The production of "Red Dawn" (2012) was famously troubled. A remake of the 1984 hit of the same name about American high school students waging guerrilla war in defense of the homeland against communist invaders, the new "Red Dawn" is also, in a sense, a remake of itself.
In preemptively appeasing the Chinese cultural commissars, the filmmakers behind the new "Red Dawn" have abandoned realistic detail for toothless fantasy in the hopes of gaining lucre.
Perhaps it's karma. Where the George W. Bush years saw a seemingly endless skein of liberal films hitting theaters, it looks like conservatives might finally be getting their turn at the multiplexes.
This year's remake of 1982's "Conan the Barbarian" is ignorant, apathetic and perfectly pleased to traffic in mindless violence.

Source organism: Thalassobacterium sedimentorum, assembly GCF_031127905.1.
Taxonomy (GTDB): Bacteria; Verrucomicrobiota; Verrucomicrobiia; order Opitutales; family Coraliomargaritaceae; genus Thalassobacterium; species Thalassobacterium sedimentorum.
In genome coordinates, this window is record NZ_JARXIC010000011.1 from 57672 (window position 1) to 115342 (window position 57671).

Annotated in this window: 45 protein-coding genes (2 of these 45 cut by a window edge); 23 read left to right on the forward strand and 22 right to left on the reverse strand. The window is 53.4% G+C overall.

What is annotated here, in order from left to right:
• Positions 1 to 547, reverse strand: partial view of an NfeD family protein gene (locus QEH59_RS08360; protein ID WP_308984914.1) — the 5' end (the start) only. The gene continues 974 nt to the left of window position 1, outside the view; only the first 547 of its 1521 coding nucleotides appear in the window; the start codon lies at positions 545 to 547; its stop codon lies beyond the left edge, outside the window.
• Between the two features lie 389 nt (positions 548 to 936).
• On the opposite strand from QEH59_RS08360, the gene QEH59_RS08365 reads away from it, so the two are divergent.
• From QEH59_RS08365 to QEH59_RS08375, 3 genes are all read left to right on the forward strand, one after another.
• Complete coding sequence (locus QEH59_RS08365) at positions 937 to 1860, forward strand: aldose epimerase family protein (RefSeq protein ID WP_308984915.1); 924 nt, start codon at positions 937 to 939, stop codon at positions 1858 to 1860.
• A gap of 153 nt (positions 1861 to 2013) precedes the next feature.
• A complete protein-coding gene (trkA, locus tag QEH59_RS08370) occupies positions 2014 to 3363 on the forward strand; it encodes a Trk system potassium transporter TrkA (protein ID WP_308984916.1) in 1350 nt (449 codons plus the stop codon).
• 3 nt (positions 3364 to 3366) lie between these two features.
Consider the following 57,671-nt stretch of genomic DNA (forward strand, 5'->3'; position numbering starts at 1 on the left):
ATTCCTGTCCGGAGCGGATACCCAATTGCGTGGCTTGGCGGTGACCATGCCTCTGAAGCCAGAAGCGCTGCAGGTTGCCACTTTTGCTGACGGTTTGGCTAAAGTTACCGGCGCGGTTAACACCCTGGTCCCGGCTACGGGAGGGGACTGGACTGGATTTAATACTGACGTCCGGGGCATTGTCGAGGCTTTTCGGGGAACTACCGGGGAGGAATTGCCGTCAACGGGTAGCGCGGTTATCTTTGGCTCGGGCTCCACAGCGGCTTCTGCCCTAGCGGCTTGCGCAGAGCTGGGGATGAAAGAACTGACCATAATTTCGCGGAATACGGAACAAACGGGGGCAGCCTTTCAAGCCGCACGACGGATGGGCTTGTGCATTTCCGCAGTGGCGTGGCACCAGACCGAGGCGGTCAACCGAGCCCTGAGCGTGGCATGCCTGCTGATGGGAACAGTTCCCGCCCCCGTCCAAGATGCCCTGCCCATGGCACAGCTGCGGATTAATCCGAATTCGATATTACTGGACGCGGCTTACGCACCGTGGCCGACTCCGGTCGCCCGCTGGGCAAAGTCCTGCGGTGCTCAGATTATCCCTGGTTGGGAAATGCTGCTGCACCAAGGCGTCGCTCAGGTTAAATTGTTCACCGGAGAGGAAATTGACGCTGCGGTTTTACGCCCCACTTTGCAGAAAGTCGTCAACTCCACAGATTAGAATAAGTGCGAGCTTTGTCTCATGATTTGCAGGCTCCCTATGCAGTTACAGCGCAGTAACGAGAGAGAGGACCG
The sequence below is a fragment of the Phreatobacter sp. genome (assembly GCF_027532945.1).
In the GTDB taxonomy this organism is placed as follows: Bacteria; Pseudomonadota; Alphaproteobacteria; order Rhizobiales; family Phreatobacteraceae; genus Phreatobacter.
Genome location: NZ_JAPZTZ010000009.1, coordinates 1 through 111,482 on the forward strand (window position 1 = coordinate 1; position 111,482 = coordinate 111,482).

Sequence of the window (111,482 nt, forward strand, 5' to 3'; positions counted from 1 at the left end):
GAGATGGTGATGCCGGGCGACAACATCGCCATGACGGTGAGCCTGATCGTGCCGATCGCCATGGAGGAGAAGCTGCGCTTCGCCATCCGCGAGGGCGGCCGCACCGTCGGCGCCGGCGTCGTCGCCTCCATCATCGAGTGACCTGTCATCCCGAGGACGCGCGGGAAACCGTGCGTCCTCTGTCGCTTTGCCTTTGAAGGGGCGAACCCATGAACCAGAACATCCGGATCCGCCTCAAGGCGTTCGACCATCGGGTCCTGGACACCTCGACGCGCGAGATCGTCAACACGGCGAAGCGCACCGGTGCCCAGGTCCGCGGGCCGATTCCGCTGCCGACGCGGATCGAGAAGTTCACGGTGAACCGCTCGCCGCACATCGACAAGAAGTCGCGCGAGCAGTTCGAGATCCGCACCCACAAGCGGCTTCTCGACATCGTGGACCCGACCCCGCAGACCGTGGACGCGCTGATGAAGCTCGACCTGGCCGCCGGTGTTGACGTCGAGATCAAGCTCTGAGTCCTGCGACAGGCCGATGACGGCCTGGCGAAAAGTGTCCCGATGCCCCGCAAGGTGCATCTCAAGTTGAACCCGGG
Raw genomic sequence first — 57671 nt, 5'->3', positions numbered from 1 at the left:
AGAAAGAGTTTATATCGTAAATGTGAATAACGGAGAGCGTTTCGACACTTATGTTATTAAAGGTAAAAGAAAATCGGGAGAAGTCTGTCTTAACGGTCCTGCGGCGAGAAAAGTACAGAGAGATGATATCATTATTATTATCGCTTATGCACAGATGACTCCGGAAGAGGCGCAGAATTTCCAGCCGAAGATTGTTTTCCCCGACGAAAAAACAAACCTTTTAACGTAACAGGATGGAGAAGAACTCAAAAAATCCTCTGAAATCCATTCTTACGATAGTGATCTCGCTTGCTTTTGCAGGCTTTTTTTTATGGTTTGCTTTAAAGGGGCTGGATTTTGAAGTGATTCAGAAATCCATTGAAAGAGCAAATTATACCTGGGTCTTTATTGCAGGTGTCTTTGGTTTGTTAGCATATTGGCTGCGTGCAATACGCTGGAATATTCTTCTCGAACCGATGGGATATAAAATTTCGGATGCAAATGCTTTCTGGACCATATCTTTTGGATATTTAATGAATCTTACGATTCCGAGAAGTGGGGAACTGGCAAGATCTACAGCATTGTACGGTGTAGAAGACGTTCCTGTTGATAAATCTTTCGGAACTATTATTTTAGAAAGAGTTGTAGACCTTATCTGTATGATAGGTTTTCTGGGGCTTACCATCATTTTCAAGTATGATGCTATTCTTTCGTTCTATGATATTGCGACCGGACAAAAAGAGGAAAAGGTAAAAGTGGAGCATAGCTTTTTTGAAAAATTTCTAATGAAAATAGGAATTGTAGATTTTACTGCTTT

Just as Hollywood has been inundated with movies about American military engagement in recent years, the game market has been crowded with war-themed shooters. But in sharp contrast to films like "Lions for Lambs," "Syriana," and "Redacted," military shooters have often been astoundingly successful.
It was practically preordained that Hollywood would greenlight a remake of "Red Dawn." The new film is due out later this year, but MGM's attempt to retell the story in a post-Soviet world, this time with Red China as the aggressor, is already facing its own controversy.
"Religion never registered in this season's installment of 'Mad Men.' It didn't need to. The implications of faith, morality and Protestant privilege echoed through the episodes, delineating expectations about work and family, gender roles and even child-rearing," writes Diane Winston at the Scoop.